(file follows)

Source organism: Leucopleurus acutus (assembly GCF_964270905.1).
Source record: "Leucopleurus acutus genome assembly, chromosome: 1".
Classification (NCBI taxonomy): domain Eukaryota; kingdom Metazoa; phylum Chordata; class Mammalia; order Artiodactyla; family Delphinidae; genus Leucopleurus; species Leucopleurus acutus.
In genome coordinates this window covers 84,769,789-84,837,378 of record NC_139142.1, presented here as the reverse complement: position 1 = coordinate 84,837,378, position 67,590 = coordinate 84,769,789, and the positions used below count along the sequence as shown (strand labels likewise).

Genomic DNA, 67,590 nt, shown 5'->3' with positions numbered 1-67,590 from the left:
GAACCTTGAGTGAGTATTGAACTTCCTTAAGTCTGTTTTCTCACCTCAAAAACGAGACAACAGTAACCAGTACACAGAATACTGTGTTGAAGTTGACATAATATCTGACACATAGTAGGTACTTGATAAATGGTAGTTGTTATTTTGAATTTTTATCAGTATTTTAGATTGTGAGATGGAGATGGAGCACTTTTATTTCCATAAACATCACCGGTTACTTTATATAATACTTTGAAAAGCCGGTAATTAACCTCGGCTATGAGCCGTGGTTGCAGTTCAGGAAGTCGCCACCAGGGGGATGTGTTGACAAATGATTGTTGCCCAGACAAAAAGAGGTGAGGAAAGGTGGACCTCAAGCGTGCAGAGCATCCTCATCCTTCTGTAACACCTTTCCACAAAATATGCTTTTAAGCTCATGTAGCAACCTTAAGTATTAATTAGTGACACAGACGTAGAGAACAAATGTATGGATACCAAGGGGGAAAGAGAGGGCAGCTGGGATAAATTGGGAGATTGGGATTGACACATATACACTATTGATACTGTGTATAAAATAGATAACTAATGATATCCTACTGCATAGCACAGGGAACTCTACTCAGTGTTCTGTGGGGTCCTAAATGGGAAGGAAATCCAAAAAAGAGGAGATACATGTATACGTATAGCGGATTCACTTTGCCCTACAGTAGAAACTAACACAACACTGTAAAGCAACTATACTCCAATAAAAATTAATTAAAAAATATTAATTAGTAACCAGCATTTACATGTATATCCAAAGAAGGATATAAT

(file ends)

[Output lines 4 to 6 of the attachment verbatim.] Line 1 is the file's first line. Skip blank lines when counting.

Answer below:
In genome coordinates this window covers 84,769,789-84,837,378 of record NC_139142.1, presented here as the reverse complement: position 1 = coordinate 84,837,378, position 67,590 = coordinate 84,769,789, and the positions used below count along the sequence as shown (strand labels likewise).

Genomic DNA, 67,590 nt, shown 5'->3' with positions numbered 1-67,590 from the left:
GAACCTTGAGTGAGTATTGAACTTCCTTAAGTCTGTTTTCTCACCTCAAAAACGAGACAACAGTAACCAGTACACAGAATACTGTGTTGAAGTTGACATAATATCTGACACATAGTAGGTACTTGATAAATGGTAGTTGTTATTTTGAATTTTTATCAGTATTTTAGATTGTGAGATGGAGATGGAGCACTTTTATTTCCATAAACATCACCGGTTACTTTATATAATACTTTGAAAAGCCGGTAATTAACCTCGGCTATGAGCCGTGGTTGCAGTTCAGGAAGTCGCCACCAGGGGGATGTGTTGACAAATGATTGTTGCCCAGACAAAAAGAGGTGAGGAAAGGTGGACCTCAAGCGTGCAGAGCATCCTCATCCTTCTGTAACACCTTTCCACAAAATATGCTTTTAAGCTCATGTAGCAACCTTAAGTATTAATTAGTGACACAGACGTAGAGAACAAATGTATGGATACCAAGGGGGAAAGAGAGGGCAGCTGGGATAAATTGGGAGATTGGGATTGACACATATACACTATTGATACTGTGTATAAAATAGATAACTAATGATATCCTACTGCATAGCACAGGGAACTCTACTCAGTGTTCTGTGGGGTCCTAAATGGGAAGGAAATCCAAAAAAGAGGAGATACATGTATACGTATAGCGGATTCACTTTGCCCTACAGTAGAAACTAACACAACACTGTAAAGCAACTATACTCCAATAAAAATTAATTAAAAAATATTAATTAGTAACCAGCATTTACATGTATATCCAAAGAAGGATATAAT